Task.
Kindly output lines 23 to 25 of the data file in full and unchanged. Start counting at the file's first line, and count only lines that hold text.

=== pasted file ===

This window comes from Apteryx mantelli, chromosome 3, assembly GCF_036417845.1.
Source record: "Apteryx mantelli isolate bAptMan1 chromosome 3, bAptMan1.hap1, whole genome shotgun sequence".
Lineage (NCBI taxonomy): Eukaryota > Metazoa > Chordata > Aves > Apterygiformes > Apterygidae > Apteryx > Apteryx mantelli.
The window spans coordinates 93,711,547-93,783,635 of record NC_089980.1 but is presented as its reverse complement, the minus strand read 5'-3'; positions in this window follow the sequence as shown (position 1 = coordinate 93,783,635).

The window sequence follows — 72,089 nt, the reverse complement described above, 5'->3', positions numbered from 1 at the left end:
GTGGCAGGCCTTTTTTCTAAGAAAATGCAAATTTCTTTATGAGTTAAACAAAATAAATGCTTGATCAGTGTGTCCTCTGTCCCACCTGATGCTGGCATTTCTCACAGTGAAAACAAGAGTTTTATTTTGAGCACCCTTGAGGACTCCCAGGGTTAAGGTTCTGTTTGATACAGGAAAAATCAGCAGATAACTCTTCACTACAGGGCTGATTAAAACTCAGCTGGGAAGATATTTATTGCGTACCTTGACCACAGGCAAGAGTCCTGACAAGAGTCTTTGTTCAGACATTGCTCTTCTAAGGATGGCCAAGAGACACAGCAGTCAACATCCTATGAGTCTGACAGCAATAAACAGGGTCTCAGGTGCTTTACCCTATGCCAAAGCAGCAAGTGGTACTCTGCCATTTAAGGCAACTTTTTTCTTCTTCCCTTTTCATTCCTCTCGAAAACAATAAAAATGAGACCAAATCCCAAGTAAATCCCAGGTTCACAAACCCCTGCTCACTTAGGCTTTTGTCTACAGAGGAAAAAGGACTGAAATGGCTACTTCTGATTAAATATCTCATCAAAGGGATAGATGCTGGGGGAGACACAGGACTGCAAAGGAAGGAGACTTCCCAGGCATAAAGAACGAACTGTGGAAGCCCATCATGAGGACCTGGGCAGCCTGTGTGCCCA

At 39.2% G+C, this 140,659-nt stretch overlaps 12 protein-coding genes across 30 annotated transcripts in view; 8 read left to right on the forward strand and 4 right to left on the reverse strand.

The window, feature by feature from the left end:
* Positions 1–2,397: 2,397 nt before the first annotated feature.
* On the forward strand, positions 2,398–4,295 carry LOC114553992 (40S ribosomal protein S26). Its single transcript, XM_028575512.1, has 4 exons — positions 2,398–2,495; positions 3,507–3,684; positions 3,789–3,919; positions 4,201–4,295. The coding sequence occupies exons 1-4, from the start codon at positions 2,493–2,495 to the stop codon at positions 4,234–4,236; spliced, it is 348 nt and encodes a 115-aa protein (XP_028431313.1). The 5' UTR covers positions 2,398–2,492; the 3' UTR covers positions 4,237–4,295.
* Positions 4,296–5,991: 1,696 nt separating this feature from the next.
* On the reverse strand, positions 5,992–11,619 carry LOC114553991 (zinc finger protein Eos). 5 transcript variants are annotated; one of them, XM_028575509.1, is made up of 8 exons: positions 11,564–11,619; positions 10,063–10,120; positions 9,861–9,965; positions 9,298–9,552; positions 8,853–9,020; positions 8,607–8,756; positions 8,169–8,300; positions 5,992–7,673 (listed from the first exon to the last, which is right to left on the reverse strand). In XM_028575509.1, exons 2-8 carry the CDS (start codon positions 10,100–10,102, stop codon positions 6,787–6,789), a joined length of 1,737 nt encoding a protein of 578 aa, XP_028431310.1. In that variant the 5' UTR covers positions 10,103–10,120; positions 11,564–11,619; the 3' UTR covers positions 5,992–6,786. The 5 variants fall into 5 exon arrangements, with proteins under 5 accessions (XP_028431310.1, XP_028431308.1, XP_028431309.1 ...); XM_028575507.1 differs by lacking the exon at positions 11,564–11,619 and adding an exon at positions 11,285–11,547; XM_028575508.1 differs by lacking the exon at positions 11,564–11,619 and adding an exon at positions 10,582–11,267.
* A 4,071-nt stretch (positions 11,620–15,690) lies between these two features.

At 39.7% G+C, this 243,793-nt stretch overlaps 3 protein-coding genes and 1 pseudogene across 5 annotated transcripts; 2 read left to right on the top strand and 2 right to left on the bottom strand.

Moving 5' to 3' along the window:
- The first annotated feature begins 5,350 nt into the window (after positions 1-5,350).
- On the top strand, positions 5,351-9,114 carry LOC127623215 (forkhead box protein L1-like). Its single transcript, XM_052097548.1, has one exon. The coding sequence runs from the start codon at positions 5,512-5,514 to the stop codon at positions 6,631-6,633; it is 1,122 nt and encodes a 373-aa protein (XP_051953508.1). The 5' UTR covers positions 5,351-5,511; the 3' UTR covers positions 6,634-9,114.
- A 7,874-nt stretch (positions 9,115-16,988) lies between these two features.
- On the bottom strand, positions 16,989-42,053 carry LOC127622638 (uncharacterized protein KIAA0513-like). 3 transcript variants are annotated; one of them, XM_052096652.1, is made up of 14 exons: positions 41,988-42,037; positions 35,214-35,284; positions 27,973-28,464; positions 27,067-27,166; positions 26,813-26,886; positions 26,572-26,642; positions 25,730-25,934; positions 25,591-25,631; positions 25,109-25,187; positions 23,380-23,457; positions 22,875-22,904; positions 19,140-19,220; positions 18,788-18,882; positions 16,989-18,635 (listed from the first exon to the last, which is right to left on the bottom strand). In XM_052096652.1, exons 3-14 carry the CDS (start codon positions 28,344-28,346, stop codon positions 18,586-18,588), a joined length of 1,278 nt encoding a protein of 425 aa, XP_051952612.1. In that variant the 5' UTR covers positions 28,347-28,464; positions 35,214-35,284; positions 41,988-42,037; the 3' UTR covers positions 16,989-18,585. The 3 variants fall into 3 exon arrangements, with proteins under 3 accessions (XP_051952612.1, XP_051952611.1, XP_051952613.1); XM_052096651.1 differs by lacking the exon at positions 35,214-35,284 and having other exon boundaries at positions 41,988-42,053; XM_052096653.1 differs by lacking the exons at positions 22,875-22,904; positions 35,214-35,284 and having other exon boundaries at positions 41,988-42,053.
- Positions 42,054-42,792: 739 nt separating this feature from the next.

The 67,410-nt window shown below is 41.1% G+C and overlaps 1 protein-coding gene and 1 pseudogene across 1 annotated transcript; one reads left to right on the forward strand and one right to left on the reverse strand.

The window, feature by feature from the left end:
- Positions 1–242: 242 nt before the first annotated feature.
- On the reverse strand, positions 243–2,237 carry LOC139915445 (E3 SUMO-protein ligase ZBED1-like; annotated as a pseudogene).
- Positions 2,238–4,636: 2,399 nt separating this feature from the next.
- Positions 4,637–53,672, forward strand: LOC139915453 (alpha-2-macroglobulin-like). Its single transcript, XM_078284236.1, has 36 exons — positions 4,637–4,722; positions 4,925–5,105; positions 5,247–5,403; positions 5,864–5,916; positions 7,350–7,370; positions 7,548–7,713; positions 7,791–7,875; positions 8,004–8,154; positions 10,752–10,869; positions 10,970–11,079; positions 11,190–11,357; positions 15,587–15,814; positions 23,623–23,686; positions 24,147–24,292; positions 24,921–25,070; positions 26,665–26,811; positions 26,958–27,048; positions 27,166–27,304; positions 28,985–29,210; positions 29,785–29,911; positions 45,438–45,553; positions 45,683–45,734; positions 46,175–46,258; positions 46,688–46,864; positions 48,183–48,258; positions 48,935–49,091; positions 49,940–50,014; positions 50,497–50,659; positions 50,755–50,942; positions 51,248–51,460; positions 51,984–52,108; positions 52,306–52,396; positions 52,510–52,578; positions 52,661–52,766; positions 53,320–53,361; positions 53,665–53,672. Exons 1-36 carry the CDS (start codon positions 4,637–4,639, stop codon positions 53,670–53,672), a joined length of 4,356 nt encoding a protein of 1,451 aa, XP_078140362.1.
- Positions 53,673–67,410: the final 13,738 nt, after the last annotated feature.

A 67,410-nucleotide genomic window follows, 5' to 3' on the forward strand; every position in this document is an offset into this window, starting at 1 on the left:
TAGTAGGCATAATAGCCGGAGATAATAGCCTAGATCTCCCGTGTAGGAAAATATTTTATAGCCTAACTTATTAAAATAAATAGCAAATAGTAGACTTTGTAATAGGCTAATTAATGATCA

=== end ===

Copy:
- Positions 1–242: 242 nt before the first annotated feature.
- On the reverse strand, positions 243–2,237 carry LOC139915445 (E3 SUMO-protein ligase ZBED1-like; annotated as a pseudogene).
- Positions 2,238–4,636: 2,399 nt separating this feature from the next.